What Does the Xoom’s Flash-Free Debut Mean for Adobe?

The Motorola Xoom tablet goes on sale tomorrow, but the new device will not immediately feature Adobe Flash support (though Motorola promises Flash will be available soon). Considering the controversy that erupted after Apple unveiled the Flash-free iPad over a year ago, industry insiders like Mashable.com’s Christina Warren are surprised at the omission and wonder if Xoom’s Flash-free debut foretells the end of the popular multimedia software. 

When the iPad debuted over a year ago, Adobe blasted Apple for neglecting to include Flash-support on the device, an omission the company claims will prevent iPad users from being able to access “the full range of web content, including over 70% of games and 75% of video on the web.” Many consumers agreed with Adobe and criticized Apple for failing to support the seemingly-critical Adobe Flash. However, the debut of another Flash-free tablet suggests that Adobe, not Apple, is the problem.

"They (Motorola) are almost admitting that Flash is part of the problem and not part of the solution,” Eric Vaughan wrote in the comments section of Warren’s article. “Launching with it would have been just yet another reason why the Xoom is better than the iPad. Without it, it almost validates Apple.”

Could the absence of Flash on popular tablets like the iPad and Xoom, as well as smart phones and other devices, spell the end for Adobe (regardless of whose fault it is)? As Mashable writer Christina Warren notes, many video publishers have gotten used to a life without Flash and the multimedia software has always been criticized for being annoying, intrusive, and affecting the usability of web pages.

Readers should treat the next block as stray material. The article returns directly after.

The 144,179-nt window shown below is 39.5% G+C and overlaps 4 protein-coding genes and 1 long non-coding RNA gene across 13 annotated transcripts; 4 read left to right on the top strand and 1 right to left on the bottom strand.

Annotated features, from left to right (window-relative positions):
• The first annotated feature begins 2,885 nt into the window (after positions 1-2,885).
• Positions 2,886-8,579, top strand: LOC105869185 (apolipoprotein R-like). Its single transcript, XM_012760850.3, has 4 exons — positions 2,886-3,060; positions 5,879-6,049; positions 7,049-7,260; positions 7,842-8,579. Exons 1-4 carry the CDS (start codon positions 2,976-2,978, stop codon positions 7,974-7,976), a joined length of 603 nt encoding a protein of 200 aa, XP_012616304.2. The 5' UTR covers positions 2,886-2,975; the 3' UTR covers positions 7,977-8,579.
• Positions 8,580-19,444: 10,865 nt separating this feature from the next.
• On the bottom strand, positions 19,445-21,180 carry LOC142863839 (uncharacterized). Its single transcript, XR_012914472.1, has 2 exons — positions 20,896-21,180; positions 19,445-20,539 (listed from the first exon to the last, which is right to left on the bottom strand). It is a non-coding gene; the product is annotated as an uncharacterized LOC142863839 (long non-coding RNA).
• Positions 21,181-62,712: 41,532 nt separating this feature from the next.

“Adobe needs to make huge strides in the mobile front in order to stay relevant because although mobile devices are becoming more powerful, people are already adapting their sites to mobile-friendly versions sans Flash,” wrote koolerye.

Suzerain dislikes Adobe Flash in general and hopes to see it gone.

“As a professional web developer, I'd like to say that I'd like to see Flash killed,” he/she commented. “It's great for doing whizbang presentations, and it's good for embedded games, but it actually makes the overall web browsing experience worse, and the sooner we can convert development to HTML5/JavaScript, the better.”

Is Adobe Flash on the way out? Only time tell will tell. However, until a high-quality version of Flash is readily available on smart phones and tablets, Adobe risks fading into obscurity.

Click here to view the full article on Mashable.com.

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Categories: Gadgets and Gizmos

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